Jobs & Infrastructure Before Housing
Recently revised Government Planning Policy may expedite housing development, but we trust that the Housing Minister’s support for building town houses in cities, providing affordable homes where there are existing jobs and facilities, will reduce pressure on ‘valuable’ open spaces. Meanwhile, Councils’ desperate attempts to prevent developers’ Appeals, claim that allocating house building will improve infrastructure. Hayling has not yet seen the 2013 Goldring Development’s Community Infrastructure Levy (CIL) spend, reinforcing the argument that jobs and infrastructure must come before housing developments.
Whilst Hayling’s Infrastructure Review is, at the time of writing, incomplete, Islanders are all keenly aware of the A3023’s already demonstrated limited capacity. Councils have made clear that Hayling will neither have the population nor economy to justify a second bridge so it remains our lifeline; vital junctions service the length of the Havant Road, with worryingly few designated pedestrian crossings. There also appears to be no solution by Highways Agency to the serious congestion on the A27 east and west, when queues into Havant back up along the slip road. Bus users through Havant report having to wait through multiple traffic light sequences. Ironically PUSH (Partnership for Urban South Hampshire) house-building targets, ostensibly to be judiciously applied locally, will add to such overcrowding on our arterial roads that they choke our economy.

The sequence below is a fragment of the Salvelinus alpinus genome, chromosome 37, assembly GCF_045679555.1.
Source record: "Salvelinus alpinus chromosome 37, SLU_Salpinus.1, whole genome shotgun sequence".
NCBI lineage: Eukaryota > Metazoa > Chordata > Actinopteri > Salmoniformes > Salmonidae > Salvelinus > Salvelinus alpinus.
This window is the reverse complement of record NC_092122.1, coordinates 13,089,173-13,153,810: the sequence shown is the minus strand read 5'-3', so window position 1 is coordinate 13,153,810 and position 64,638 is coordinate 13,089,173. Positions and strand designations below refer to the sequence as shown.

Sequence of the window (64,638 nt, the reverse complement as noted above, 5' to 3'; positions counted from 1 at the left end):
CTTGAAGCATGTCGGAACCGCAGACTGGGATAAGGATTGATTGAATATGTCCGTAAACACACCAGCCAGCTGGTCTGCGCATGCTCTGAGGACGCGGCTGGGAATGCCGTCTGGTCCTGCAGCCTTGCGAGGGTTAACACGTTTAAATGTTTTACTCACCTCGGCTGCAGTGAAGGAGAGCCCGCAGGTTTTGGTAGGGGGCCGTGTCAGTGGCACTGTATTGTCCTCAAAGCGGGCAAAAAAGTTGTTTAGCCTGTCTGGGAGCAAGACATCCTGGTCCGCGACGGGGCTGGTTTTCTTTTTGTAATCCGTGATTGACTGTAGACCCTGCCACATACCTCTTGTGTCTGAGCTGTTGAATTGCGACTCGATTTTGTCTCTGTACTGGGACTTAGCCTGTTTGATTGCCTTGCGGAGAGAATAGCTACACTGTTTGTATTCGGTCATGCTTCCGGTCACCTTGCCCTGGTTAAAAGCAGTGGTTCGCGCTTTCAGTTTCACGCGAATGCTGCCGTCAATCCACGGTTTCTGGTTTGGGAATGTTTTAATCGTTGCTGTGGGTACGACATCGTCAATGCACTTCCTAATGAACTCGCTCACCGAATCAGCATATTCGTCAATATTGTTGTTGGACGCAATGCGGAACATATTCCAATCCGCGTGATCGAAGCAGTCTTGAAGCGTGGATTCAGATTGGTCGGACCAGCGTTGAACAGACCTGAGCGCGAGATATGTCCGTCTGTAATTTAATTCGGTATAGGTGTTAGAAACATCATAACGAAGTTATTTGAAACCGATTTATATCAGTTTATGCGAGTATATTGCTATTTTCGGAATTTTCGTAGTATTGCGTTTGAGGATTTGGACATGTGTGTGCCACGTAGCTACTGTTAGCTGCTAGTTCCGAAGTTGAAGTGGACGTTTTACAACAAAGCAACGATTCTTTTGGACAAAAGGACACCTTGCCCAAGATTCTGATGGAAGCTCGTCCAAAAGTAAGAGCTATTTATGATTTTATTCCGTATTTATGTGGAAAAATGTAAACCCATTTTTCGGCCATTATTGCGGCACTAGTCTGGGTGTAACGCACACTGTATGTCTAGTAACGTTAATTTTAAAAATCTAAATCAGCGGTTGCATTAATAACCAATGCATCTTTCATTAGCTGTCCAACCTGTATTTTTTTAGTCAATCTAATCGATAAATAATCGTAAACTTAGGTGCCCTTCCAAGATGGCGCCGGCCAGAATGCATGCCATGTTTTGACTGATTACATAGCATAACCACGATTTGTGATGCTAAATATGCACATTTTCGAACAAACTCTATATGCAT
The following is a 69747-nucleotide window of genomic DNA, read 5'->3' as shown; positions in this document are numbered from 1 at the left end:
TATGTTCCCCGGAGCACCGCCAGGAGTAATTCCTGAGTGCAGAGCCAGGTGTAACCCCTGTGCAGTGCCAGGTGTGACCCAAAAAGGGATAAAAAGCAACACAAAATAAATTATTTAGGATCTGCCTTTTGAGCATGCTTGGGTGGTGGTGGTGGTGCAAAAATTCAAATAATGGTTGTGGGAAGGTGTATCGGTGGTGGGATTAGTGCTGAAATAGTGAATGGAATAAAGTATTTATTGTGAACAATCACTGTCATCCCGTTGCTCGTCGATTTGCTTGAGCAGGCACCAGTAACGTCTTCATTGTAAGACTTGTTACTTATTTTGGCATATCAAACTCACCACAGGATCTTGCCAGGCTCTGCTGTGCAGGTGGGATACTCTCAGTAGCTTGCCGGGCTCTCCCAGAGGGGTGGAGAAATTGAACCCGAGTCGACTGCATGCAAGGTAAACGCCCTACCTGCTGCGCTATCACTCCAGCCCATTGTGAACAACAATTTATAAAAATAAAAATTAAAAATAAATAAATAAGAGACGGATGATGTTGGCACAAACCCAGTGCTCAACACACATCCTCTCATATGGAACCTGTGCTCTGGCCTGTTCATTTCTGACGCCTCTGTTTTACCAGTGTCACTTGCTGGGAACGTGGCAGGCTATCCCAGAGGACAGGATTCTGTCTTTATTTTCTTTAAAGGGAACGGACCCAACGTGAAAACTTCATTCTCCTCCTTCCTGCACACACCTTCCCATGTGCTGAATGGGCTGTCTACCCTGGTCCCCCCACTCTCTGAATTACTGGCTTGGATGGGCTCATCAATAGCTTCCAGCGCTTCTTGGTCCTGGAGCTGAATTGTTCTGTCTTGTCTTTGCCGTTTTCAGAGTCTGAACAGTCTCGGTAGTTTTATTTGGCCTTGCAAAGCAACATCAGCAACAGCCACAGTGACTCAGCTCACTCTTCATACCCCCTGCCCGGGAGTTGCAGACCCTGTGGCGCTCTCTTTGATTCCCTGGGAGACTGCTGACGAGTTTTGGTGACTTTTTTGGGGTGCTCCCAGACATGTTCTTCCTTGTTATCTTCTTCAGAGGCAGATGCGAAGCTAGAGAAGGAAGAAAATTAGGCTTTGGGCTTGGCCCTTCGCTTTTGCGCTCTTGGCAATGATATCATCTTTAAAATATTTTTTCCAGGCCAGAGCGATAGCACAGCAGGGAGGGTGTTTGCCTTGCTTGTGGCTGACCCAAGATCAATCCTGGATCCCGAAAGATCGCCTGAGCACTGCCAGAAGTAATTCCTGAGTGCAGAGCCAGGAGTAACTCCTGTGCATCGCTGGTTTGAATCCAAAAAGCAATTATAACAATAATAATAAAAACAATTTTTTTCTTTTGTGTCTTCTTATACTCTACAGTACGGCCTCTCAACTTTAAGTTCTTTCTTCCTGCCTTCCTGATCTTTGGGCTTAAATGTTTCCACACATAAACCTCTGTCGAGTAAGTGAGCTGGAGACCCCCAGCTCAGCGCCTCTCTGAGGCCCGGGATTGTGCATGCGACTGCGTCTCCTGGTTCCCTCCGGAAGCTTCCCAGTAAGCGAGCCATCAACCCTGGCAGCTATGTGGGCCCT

Water and waste Service Providers have given frequent assurances that all is well, but Hayling’s low lying exposed position presents ongoing engineering challenges. Neighbouring the proposed Lidl are reported long-standing water pressure problems as well as winter flooding on both properties and roads. Regarding complaints about effluent overflows, a Southern Water officer stated that, after a few hours of heavy rainfall locally, he wouldn’t swim in the harbour. The Council promotes Hayling Island as a popular watersports destination so, as with our roads, engineering has not solved the problem.
Emergency access is essential. Currently 11 emergency medical vehicles answering 999 calls cross our bridge daily. Proposed re-siting of centralized emergency stations near to the dual carriageway roads may not be so helpful to local residents. There is nothing like having even a small front line Police office for face to face contact – a fact ignored in current thinking. Even our Beachlands Information Office is closing despite Council assurances in 2017 that Islanders can access practically all Council services there.
Residents who chose to live outside of urban sprawl now incredulously watch as political decisions to build motorways and homes through once protected greenbelt and AONBs are made, despite the absence of new, real, local jobs. Creating a Solent City may be neither desired nor practical. Meanwhile large retail premises that rely on 24/7 heavy delivery lorries, replace smaller manufacturing units. Work at home is impractical for the majority, whilst everyone frequently needs road access.
Contact HIRA firstname.lastname@example.org or drop boxes: Hayling Community Centre, West Town, Mengham Library, Morris Dibben, Mengham, The Terracotta Pot and Gift Shop, Eastoke.